Plans for the £43 million re-development of the eyesore former Kirklees College site in Huddersfield are still very much alive, the developer has insisted.
Trinity One’s plans to demolish the 1970s college buildings and replace them with a new Lidl store and 229 apartments remain very much on the agenda.
The scheme, which dates back four years, was thought to be at risk as the developer and council planners had failed to reach an agreement over the future of the grade II* listed former Huddersfield Infirmary and two wings at the centre of the site.
The council gave planning permission last February on condition the developer signed a legal agreement over restoration of the listed buildings.
Talks broke down over how quickly the listed buildings would be restored. Kirklees Council wanted the listed buildings restored before the apartments were completed but Trinity One said that wasn’t financially viable.
As the legal agreement had not been signed, council officers recommended refusal of the plans and were asking councillors to issue an Urgent Works Notice to protect the listed buildings from further deterioration.
That meant Trinity One came before a meeting of Kirklees Council’s Strategic Planning Committee in a bid to save the plans they’d worked on for four years.
Richard Irving, a spokesman for Trinity One, told the meeting that the company had spent £600,000 on the planning process so far and there was no question of them walking away.
He said the company had reached an agreement in principle with council planners at the end of April. But then came a “bolt from the blue” in August when the council had changed its position and was demanding full restoration of the listing buildings before the apartments were completed.
Chartered surveyor Paul Fox, development manager for Trinity One, said the council had performed a “complete U-turn” and he was concerned there had been a “genuine miscommunication of the facts.”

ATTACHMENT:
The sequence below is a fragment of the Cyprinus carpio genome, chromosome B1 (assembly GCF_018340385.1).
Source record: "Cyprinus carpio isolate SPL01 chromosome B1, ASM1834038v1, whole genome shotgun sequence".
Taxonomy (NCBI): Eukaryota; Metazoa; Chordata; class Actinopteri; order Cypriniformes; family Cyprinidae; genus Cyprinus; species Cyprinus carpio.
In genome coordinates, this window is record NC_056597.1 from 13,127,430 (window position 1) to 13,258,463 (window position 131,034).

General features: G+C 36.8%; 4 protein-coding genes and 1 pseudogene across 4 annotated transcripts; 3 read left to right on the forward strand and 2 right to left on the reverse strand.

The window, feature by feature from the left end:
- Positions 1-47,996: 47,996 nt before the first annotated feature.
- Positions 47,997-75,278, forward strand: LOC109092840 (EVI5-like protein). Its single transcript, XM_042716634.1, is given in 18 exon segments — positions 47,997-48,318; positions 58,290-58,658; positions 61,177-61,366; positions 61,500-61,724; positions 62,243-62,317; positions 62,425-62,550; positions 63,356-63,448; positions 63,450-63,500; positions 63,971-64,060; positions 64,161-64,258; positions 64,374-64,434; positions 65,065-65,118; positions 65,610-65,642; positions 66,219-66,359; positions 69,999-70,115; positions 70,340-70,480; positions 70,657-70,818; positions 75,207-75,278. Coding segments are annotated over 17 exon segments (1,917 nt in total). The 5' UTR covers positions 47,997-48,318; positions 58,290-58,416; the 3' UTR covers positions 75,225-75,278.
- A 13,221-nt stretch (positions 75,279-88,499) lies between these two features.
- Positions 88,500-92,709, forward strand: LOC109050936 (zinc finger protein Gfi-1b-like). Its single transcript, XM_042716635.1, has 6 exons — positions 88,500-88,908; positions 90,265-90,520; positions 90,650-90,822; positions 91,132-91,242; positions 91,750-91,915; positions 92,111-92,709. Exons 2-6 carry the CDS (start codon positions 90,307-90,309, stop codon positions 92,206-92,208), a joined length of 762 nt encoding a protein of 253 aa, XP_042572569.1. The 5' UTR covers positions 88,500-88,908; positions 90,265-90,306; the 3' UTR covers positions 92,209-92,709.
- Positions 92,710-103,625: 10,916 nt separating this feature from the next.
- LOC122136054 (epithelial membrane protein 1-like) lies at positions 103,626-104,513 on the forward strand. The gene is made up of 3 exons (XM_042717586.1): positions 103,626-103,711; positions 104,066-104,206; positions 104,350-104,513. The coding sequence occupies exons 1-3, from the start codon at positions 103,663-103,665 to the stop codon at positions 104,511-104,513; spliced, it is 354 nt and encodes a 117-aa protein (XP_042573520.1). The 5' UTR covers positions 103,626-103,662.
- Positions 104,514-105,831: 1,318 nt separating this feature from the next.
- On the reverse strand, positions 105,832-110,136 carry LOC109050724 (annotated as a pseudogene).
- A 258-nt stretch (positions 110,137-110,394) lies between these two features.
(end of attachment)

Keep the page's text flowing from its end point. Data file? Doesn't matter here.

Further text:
He said the developer remained committed to the site and had already invested £3.25 million to this point. If the scheme was approved a further £1.65 million would be invested in securing and demolishing the site and carrying out protection works on the listed building. That work could start in January and take six months.
“If we can’t make it work no one can,” added Mr Fox. “We have tried every which way for four years.
“We are proposing to make an immediate start by investing a further £2m demolishing the eyesore that exists and preparing the site as a regeneration scheme to attract new inward investment. The alternative is that you end up stuck with what you’ve got for years to come.”
Councillors were keen to save the project but wanted the listed buildings secured too.
Clr Carole Pattison (Lab, Greenhead) said: “It’s been a long four years and I do feel there has to be more room for negotiation. We still want a gateway development but we want it with a speedy timescale because there’s so much else happening in the town. We don’t want to go back to square one.”
Clr Charles Greaves (Ind, Holme Valley North) proposed that the decision be deferred and talks between the developer and council officers resumed in order to find a compromise. He suggested putting a time limit of March 24 on the talks but hoped it could be resolved sooner.
Clr Andrew Pinnock (Lib Dem, Cleckheaton) seconded the proposal and the committee unanimously supported it.